In my opinion, despite its tough exterior, punk is actually a really dorky genre (which is probably why I tend to gravitate towards it). Some early punk bands are notorious for their lack of musicality, mainly letting their personas do the talking on stage. Others are influenced from the relatively obscure genres of their time, most notably with The Clash and reggae. These, to me, made the genre apt for an off-beat Japanese comedy about implausible coincidences. 

Enlisting the help of a genre-spanning musician, director Nakamura takes full advantage of being able to construct a punk song from the ground up. The titular track pays homage to the very first punk single, while infusing its familiar riff with an infectious do-or-die spirit that complements the movie’s decade-spanning collection of short stories.

The Sequence in Question 

This series of articles is usually dedicated to highlighting certain scenes that are perfectly complemented by their backing soundtracks. “Fish Story” is a rare example of a song encapsulating an entire film’s mood and theme. Of course, this is helped by how most of the film is dedicated to developing the mystique behind the track.

A meteor is headed straight to earth and most of Tokyo has been evacuated – except for a lone record store with its owner, a customer, and a cult leader. Each has their own reasons for staying. The cult leader, who predicted the world’s end years ago, has been borrowing an obscene amount of money knowing that he will probably not have to pay it back anyway.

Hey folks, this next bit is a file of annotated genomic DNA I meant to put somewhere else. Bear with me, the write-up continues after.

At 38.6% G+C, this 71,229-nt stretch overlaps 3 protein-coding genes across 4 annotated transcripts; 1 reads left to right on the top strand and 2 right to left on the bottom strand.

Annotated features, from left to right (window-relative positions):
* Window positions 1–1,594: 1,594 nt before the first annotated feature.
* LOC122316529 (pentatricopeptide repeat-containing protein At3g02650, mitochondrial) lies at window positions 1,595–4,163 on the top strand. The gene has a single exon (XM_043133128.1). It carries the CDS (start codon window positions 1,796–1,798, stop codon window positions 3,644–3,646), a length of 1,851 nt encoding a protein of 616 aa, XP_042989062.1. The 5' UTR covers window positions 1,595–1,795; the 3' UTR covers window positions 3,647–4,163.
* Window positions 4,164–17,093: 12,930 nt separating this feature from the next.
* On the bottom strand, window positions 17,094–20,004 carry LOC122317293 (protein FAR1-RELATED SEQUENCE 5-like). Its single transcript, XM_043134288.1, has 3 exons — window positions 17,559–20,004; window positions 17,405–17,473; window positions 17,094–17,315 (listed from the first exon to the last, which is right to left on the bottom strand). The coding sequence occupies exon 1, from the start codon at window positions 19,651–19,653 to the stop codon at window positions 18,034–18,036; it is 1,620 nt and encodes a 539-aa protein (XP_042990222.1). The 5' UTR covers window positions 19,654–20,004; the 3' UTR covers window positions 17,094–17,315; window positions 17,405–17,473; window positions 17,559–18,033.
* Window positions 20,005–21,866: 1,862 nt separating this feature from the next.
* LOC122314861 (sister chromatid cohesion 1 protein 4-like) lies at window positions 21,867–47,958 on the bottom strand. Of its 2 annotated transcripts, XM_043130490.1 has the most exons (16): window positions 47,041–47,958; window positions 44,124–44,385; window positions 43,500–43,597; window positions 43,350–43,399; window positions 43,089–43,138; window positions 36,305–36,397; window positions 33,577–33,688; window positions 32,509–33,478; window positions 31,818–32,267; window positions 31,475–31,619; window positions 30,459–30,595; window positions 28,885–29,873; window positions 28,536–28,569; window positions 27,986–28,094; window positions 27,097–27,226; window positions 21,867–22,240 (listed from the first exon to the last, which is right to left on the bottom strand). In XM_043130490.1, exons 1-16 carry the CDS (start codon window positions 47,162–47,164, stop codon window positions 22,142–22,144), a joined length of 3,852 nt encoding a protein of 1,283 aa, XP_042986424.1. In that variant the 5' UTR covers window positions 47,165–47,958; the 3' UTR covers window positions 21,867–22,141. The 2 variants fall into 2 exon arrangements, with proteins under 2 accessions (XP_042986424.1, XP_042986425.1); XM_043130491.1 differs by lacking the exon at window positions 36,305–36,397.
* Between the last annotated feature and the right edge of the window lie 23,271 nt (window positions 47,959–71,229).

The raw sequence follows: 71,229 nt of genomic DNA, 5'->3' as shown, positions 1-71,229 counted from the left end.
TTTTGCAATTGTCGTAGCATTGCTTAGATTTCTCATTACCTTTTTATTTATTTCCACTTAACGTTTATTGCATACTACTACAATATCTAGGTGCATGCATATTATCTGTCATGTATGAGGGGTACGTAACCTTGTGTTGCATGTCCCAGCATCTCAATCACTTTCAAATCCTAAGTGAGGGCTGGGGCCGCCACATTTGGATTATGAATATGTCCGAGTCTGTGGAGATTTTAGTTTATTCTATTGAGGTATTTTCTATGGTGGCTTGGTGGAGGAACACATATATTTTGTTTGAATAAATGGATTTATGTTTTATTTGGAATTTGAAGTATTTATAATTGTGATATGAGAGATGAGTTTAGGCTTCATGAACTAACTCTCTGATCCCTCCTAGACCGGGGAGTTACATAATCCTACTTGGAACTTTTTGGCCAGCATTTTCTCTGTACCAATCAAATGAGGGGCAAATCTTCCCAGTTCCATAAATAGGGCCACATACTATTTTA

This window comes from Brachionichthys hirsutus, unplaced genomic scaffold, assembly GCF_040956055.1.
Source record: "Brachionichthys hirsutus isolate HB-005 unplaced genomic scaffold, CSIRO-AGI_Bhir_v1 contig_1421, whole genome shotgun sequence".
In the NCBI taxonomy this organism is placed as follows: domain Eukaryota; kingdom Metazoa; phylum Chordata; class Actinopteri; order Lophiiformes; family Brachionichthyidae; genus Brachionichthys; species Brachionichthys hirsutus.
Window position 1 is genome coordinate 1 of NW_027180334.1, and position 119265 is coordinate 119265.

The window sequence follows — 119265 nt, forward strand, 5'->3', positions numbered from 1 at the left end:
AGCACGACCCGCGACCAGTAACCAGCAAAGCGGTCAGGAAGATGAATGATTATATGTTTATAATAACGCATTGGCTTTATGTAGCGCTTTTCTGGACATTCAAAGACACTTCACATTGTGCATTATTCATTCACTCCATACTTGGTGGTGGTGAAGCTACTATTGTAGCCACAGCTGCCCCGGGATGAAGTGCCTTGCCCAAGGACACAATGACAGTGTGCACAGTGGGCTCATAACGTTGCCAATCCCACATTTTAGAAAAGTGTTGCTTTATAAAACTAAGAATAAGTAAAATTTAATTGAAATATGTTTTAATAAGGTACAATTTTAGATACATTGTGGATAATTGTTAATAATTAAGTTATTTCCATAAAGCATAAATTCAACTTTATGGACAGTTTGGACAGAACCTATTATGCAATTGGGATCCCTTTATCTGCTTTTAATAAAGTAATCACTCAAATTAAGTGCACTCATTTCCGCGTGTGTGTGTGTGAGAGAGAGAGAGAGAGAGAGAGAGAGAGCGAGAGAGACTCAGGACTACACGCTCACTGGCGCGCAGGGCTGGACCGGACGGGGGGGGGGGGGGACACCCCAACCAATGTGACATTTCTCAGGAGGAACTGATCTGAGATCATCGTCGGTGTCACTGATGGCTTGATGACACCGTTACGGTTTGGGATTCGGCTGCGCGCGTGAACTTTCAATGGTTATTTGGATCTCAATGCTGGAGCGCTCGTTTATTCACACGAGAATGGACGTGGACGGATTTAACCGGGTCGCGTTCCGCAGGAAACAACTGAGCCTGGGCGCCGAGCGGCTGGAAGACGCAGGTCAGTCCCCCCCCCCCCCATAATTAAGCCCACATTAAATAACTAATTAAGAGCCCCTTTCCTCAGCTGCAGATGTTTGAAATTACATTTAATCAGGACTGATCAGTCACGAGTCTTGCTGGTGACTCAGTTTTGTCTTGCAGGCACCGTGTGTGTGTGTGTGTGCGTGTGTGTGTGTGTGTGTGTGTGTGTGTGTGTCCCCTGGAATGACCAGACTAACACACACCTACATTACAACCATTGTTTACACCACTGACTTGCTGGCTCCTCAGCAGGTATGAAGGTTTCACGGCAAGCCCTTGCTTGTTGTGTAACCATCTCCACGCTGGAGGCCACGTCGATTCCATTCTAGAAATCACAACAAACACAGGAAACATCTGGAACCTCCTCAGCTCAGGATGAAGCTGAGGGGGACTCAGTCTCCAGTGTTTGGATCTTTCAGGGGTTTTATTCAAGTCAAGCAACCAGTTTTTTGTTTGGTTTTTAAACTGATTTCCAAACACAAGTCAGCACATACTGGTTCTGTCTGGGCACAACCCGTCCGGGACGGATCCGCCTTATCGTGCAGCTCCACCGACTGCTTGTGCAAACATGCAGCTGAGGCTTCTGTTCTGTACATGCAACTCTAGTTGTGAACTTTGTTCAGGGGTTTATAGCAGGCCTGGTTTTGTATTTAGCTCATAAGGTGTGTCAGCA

(Image credit: Amuse Soft Entertainment)

The store owner, however, is mysteriously convinced that a punk song will save the world. He puts the record on the turntable and reveals its various quirks, such as its nonsensical lyrics and a minute of silence just as the guitar solo kicks in. 

I won’t reveal how “Fish Story” ultimately has to do with a meteor in the sky. However, I do want to talk about the film’s main message with the cult song’s backstory. Set in 1975, Geikirin struggles with a world that just doesn’t understand their art. Popular music in the period was dominated by the easy-going jazz-inspired sounds of the Enka genre – a far cry from the unrefined nature of rock. Even after they were signed to a label, they are forced to slow their music down into soft ballads.